Kaitlyn is Daddy's girl. She is 11 and loves most everything science related, is a voracious reader (who'd-a-thunk-it a couple years ago?),  and is very smart. She may not have the best grades in her class, but once she learns something it's not going anywhere. Besides, being smart isn't necessarily about grades anyway. She cares about the environment, and goes around turning things off if they're left on and scolds us about it. In Kaitlyn's perfect world, everyone would have a job that needs one and things would cost a lot less to make life more affordable. One day a couple of years ago she had a very long conversation with her Dad and I about how she was going to have a Dunkin Donuts and everything was going to cost a penny so everyone could afford to go there. Because everyone could afford it, everyone would have food for their families. It didn't make a whole lot of sense financially and obviously wasn't in the least bit realistic, but her caring for mankind more than made up for it.

I wish Kaitlyn and I were closer. I'm always asking her if she wants to go with me to run errands, or to do something for fun, just the two of us. She never does though. She won't go out for lunch with me, or to the mall or for manicures, or just to go for a walk. I ache to spend time with her but she's just not interested. A couple of weeks ago we were in the car just the two of us and I just started talking to her about this stuff and how much I love her and wanted her long before she ever came along. I cried, I know she did too. I explained how we almost lost her and I spent weeks 18-36 of my pregnancy with her on strict bedrest. That no matter how much I hated being by myself all day and not being able to go out and take a walk, or sit up in a chair, or eat at a table, I did it for her. I loved her and wanted her badly enough that I was willing to do whatever I had to to help make sure she got here safely and when she was supposed to rather than far too early. Kaitlyn unfortunately ended up feeling guilty rather than desperately loved and wanted. I said what I needed to get off my chest, but to what end? The last thing I meant to do was to make her feel bad.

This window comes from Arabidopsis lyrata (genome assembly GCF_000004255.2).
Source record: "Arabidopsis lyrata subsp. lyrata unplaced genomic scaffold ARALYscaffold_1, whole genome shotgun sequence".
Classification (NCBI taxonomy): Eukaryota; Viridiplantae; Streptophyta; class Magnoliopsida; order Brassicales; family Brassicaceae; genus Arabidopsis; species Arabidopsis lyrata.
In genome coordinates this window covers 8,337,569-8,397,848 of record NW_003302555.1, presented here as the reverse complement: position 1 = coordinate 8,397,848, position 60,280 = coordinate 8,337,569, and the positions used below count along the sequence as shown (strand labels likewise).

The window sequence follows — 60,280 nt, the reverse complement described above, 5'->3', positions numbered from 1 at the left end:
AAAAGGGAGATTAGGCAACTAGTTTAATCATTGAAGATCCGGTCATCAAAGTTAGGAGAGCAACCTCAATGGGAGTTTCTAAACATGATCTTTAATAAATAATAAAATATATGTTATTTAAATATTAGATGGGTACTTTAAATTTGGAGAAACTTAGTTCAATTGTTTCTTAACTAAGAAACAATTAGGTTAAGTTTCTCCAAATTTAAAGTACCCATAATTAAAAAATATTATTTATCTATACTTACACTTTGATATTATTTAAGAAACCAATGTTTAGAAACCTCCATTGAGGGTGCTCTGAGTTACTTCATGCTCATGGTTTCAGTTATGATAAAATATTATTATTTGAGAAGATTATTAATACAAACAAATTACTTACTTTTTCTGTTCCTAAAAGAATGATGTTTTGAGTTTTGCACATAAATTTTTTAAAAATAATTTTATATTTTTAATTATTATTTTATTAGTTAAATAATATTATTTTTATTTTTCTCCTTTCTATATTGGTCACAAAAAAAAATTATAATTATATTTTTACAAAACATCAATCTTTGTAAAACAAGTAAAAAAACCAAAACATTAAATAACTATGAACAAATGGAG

Nobody's perfect, I know that well enough, especially when you're a parent and in charge of shaping a child's life. We all are human and make mistakes. I'm doing the best job I can with what I have and I feel like I'm succeeding, whether Kaitlyn and Alexa agree or not. Ha ha! All I can do is to show them love, tell them I love them, care for them the best I can and apply discipline when necessary. Hopefully along the way or down the road they will appreciate these efforts and come to know just how loved they are. Not a day goes by that Josh and I don't tell the girls we love them, and show them in several ways. 

Being a parent is both the best and worst job in the world, and I wouldn't trade it for anything.

Little by little, step by step, I'm finding my way every day.